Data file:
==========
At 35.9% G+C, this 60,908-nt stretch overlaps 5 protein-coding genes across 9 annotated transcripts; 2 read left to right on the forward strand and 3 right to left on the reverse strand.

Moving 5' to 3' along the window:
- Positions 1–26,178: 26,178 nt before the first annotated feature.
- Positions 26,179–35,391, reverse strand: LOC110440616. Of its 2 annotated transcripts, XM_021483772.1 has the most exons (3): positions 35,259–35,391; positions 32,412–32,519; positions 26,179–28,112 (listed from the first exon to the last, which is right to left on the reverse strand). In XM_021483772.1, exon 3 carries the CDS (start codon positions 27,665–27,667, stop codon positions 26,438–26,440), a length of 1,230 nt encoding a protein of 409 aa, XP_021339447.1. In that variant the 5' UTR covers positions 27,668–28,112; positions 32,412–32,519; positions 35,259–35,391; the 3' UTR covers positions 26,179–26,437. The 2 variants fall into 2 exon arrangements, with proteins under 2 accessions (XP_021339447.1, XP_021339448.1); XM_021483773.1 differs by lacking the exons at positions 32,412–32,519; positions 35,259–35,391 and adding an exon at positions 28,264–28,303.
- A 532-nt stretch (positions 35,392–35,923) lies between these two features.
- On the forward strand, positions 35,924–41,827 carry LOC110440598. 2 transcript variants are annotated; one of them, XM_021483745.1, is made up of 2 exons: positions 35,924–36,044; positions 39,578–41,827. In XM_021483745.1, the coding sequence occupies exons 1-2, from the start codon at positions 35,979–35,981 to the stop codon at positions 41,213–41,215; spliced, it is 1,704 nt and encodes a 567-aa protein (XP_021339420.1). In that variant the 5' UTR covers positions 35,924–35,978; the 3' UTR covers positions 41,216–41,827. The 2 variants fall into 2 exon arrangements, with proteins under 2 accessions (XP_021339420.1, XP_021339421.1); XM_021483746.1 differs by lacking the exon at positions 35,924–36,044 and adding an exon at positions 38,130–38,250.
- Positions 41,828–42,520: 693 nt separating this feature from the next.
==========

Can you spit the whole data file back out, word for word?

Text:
At 35.9% G+C, this 60,908-nt stretch overlaps 5 protein-coding genes across 9 annotated transcripts; 2 read left to right on the forward strand and 3 right to left on the reverse strand.

Moving 5' to 3' along the window:
- Positions 1–26,178: 26,178 nt before the first annotated feature.
- Positions 26,179–35,391, reverse strand: LOC110440616. Of its 2 annotated transcripts, XM_021483772.1 has the most exons (3): positions 35,259–35,391; positions 32,412–32,519; positions 26,179–28,112 (listed from the first exon to the last, which is right to left on the reverse strand). In XM_021483772.1, exon 3 carries the CDS (start codon positions 27,665–27,667, stop codon positions 26,438–26,440), a length of 1,230 nt encoding a protein of 409 aa, XP_021339447.1. In that variant the 5' UTR covers positions 27,668–28,112; positions 32,412–32,519; positions 35,259–35,391; the 3' UTR covers positions 26,179–26,437. The 2 variants fall into 2 exon arrangements, with proteins under 2 accessions (XP_021339447.1, XP_021339448.1); XM_021483773.1 differs by lacking the exons at positions 32,412–32,519; positions 35,259–35,391 and adding an exon at positions 28,264–28,303.
- A 532-nt stretch (positions 35,392–35,923) lies between these two features.
- On the forward strand, positions 35,924–41,827 carry LOC110440598. 2 transcript variants are annotated; one of them, XM_021483745.1, is made up of 2 exons: positions 35,924–36,044; positions 39,578–41,827. In XM_021483745.1, the coding sequence occupies exons 1-2, from the start codon at positions 35,979–35,981 to the stop codon at positions 41,213–41,215; spliced, it is 1,704 nt and encodes a 567-aa protein (XP_021339420.1). In that variant the 5' UTR covers positions 35,924–35,978; the 3' UTR covers positions 41,216–41,827. The 2 variants fall into 2 exon arrangements, with proteins under 2 accessions (XP_021339420.1, XP_021339421.1); XM_021483746.1 differs by lacking the exon at positions 35,924–36,044 and adding an exon at positions 38,130–38,250.
- Positions 41,828–42,520: 693 nt separating this feature from the next.